Monday, November 29, 2010

clear vision

Pretty much implied that I'm a drug addicted psychic cat lady in the intro of my comp:

"Whether it was the copious amounts of Mountain Dew I'd ingested, painkillers I'd popped like M&Ms, or the contented, soft purring of my kitty in my lap, I had a moment of clairvoyance where I decided that it doesn't have to be this way."

Goddammit.

Friday, November 26, 2010

Is it what we need, and will we ever succeed?



Omfgggg I drank too much Mountain Dew again. As in, I can actually hear the HFCS giving me diabeetus as I write this.

Meh.

So the whole reason I'm writing now is because I'm trying to comp and I'm all LALALALANOTCOMPING which is alarming since it's due on Monday, which means I will have to go to Staples on Sunday and get it bound so I can turn it in on time.

Coherent?

MOUNTAIN DEWWWWWWWWWWWWWWWWWW

And I was just thinking today, or rather, have been thinking for quite some time now, that I don't have a future. Or not so much that I don't have a future, but that I have so many options for a future that Brain shuts down and says timeforanap. I shut down partially because I am overwhelmed by the amount of loans I have--pretty much every flavor under the sun. Could be that I'll pay $58,000 on a $9,000 private loan because the state of Ohio for some reason does not have their shit together. Unlikely, sure, but the fact that such an unfathomable sum is even in EXISTENCE freaks me the shit out--I live my life in fives and ones, so even twenty dollars makes me feel like I'm a fucken millionaire.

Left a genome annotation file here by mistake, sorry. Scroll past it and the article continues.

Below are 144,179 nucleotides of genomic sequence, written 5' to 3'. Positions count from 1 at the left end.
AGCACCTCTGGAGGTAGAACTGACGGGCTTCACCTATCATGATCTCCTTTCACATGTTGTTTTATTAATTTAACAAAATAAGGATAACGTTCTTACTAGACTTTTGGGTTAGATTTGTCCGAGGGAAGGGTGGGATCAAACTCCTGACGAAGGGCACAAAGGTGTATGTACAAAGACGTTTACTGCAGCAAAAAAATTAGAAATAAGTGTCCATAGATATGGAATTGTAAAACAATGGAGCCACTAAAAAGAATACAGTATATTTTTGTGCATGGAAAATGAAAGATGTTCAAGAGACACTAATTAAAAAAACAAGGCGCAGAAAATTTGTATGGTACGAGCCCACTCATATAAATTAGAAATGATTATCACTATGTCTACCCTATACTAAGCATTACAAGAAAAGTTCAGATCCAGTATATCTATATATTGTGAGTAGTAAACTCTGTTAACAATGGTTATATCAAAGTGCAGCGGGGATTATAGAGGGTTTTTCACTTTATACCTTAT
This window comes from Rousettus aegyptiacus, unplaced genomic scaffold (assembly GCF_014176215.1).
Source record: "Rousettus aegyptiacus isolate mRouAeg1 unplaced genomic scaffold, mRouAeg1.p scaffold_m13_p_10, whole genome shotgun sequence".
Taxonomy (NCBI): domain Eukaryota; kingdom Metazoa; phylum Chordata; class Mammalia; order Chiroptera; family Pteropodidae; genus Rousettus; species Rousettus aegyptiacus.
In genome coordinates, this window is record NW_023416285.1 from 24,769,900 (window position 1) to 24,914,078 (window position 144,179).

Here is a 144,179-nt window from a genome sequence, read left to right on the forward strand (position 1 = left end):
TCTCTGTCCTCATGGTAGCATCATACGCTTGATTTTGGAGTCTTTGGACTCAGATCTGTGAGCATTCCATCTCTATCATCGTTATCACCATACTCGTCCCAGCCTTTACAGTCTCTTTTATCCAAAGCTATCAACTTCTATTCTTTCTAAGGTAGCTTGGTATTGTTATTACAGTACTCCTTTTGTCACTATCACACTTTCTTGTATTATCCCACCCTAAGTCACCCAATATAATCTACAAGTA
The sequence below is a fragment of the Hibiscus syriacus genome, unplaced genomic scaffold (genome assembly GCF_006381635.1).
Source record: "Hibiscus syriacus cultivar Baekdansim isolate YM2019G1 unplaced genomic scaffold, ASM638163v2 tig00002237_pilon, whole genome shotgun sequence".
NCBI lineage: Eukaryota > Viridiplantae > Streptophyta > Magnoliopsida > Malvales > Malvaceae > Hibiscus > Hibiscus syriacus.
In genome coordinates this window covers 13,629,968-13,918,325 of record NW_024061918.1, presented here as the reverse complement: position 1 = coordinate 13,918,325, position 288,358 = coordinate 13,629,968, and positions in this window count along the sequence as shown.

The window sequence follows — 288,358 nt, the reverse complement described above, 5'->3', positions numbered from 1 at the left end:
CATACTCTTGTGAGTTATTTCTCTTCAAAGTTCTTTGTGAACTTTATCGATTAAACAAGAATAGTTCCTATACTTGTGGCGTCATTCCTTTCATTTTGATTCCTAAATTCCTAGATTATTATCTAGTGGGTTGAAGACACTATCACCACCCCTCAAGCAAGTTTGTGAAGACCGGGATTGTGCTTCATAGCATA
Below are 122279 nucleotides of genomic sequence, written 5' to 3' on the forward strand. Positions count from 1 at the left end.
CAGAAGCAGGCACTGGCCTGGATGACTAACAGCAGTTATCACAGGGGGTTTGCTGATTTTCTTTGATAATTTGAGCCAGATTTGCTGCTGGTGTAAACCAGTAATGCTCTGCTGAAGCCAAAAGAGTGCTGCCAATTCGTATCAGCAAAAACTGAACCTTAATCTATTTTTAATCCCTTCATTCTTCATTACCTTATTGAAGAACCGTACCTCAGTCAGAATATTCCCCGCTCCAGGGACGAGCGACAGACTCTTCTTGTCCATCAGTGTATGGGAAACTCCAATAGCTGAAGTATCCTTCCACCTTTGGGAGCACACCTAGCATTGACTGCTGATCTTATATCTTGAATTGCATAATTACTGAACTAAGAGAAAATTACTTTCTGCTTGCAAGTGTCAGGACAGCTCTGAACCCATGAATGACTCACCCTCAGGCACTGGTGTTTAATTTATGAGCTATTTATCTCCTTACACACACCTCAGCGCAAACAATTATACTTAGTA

And then, I think, wow, it's really incredible that I even have an opportunity to be in this much debt. Because the truth is, I charge more money on a single cup of goddamn coffee to my credit card than some people in so called "third-world" countries make in a week.

This astounds me.

Frightens me.

Makes me want to crawl in a hole and die from all my goddamn privilege.